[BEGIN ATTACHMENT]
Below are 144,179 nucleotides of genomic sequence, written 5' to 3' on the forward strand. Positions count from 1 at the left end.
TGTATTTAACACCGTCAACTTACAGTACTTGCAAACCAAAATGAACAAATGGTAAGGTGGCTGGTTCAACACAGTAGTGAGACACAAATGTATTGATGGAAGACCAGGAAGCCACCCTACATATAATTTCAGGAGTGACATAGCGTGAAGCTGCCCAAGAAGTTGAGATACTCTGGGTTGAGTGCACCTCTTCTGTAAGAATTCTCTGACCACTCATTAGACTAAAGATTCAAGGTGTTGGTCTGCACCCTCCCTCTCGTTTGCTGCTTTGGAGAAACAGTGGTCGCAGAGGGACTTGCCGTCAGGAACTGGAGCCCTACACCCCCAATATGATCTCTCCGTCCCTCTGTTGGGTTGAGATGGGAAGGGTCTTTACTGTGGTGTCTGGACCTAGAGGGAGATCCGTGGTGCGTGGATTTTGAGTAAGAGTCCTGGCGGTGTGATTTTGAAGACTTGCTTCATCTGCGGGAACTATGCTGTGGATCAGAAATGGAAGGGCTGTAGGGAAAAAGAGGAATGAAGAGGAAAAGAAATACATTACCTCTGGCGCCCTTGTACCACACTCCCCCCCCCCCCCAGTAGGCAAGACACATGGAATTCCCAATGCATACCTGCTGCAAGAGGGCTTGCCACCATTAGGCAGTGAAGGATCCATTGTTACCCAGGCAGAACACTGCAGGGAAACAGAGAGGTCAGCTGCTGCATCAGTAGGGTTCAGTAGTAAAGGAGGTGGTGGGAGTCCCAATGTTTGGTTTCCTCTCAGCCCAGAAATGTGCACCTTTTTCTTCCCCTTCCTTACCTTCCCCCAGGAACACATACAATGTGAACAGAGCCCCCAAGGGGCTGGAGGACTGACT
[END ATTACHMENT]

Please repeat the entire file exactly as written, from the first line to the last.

Below are 144,179 nucleotides of genomic sequence, written 5' to 3' on the forward strand. Positions count from 1 at the left end.
TGTATTTAACACCGTCAACTTACAGTACTTGCAAACCAAAATGAACAAATGGTAAGGTGGCTGGTTCAACACAGTAGTGAGACACAAATGTATTGATGGAAGACCAGGAAGCCACCCTACATATAATTTCAGGAGTGACATAGCGTGAAGCTGCCCAAGAAGTTGAGATACTCTGGGTTGAGTGCACCTCTTCTGTAAGAATTCTCTGACCACTCATTAGACTAAAGATTCAAGGTGTTGGTCTGCACCCTCCCTCTCGTTTGCTGCTTTGGAGAAACAGTGGTCGCAGAGGGACTTGCCGTCAGGAACTGGAGCCCTACACCCCCAATATGATCTCTCCGTCCCTCTGTTGGGTTGAGATGGGAAGGGTCTTTACTGTGGTGTCTGGACCTAGAGGGAGATCCGTGGTGCGTGGATTTTGAGTAAGAGTCCTGGCGGTGTGATTTTGAAGACTTGCTTCATCTGCGGGAACTATGCTGTGGATCAGAAATGGAAGGGCTGTAGGGAAAAAGAGGAATGAAGAGGAAAAGAAATACATTACCTCTGGCGCCCTTGTACCACACTCCCCCCCCCCCCCAGTAGGCAAGACACATGGAATTCCCAATGCATACCTGCTGCAAGAGGGCTTGCCACCATTAGGCAGTGAAGGATCCATTGTTACCCAGGCAGAACACTGCAGGGAAACAGAGAGGTCAGCTGCTGCATCAGTAGGGTTCAGTAGTAAAGGAGGTGGTGGGAGTCCCAATGTTTGGTTTCCTCTCAGCCCAGAAATGTGCACCTTTTTCTTCCCCTTCCTTACCTTCCCCCAGGAACACATACAATGTGAACAGAGCCCCCAAGGGGCTGGAGGACTGACT